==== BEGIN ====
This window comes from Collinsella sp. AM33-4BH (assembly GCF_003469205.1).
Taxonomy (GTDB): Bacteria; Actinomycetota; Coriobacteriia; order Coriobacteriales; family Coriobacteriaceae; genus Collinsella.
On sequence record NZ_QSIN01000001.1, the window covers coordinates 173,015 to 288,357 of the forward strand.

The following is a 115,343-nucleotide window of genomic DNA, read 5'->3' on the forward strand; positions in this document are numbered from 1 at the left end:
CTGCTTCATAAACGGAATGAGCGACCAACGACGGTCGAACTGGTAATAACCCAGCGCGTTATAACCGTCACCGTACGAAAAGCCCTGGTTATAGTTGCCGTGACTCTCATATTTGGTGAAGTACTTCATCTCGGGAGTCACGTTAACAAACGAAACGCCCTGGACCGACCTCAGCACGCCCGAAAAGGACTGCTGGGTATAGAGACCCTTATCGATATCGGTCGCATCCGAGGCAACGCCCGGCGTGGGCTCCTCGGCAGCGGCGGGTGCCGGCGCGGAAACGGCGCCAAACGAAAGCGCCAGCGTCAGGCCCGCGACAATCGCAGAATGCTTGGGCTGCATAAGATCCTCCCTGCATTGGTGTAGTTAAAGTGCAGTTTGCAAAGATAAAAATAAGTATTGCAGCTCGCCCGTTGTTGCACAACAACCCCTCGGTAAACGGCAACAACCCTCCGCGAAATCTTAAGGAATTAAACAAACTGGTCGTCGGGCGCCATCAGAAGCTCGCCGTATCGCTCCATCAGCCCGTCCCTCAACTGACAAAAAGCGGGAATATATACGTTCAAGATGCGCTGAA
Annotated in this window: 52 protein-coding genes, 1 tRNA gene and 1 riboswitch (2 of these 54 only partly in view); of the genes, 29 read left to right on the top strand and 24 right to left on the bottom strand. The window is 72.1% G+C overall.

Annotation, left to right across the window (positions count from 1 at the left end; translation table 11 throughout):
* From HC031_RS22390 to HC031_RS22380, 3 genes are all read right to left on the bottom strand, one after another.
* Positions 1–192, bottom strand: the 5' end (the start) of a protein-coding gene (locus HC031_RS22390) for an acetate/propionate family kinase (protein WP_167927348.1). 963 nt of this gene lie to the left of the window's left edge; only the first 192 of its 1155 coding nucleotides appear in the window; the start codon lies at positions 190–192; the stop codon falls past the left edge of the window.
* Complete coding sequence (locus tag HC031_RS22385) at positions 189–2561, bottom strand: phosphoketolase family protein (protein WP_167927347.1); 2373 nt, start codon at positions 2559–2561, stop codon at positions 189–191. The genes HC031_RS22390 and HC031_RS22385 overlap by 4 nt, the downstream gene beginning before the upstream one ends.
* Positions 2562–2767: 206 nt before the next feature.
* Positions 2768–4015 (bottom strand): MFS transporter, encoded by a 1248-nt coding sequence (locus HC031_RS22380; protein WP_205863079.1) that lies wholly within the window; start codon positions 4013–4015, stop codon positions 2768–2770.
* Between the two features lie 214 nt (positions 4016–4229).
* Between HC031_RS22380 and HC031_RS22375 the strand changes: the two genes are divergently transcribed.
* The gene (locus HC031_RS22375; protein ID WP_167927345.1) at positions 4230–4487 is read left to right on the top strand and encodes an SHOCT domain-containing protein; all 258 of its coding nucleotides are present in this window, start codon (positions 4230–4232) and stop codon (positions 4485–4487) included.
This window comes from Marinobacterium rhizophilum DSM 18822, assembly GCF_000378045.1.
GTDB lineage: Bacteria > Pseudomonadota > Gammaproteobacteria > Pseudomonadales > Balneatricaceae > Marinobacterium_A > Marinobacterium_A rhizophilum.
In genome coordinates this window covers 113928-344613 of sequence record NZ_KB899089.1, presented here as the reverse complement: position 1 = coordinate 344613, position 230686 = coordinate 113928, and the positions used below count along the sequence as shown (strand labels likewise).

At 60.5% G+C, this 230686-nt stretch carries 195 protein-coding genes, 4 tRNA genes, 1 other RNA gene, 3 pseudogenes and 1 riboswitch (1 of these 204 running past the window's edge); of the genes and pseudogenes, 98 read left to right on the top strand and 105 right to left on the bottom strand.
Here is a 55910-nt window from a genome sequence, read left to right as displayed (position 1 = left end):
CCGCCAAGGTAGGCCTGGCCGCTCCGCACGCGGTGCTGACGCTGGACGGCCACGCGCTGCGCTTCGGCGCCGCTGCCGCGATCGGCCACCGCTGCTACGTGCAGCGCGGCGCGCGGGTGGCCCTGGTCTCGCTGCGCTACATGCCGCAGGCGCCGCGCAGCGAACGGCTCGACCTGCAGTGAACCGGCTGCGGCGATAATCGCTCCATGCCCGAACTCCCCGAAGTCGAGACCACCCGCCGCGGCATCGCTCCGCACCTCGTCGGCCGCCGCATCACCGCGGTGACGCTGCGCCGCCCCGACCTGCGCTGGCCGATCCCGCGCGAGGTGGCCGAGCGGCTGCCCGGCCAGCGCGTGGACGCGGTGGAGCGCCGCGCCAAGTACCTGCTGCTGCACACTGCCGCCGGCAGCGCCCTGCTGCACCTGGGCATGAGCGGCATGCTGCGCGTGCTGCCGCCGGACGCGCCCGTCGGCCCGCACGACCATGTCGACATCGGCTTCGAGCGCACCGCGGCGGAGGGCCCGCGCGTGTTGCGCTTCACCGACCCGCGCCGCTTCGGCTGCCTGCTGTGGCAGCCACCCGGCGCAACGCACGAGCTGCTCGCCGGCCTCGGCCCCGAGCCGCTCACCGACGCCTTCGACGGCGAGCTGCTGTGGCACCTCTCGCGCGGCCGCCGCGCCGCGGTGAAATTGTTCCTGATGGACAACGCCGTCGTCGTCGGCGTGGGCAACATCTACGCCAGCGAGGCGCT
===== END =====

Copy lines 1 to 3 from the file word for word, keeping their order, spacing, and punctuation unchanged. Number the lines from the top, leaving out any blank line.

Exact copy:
This window comes from Collinsella sp. AM33-4BH (assembly GCF_003469205.1).
Taxonomy (GTDB): Bacteria; Actinomycetota; Coriobacteriia; order Coriobacteriales; family Coriobacteriaceae; genus Collinsella.
On sequence record NZ_QSIN01000001.1, the window covers coordinates 173,015 to 288,357 of the forward strand.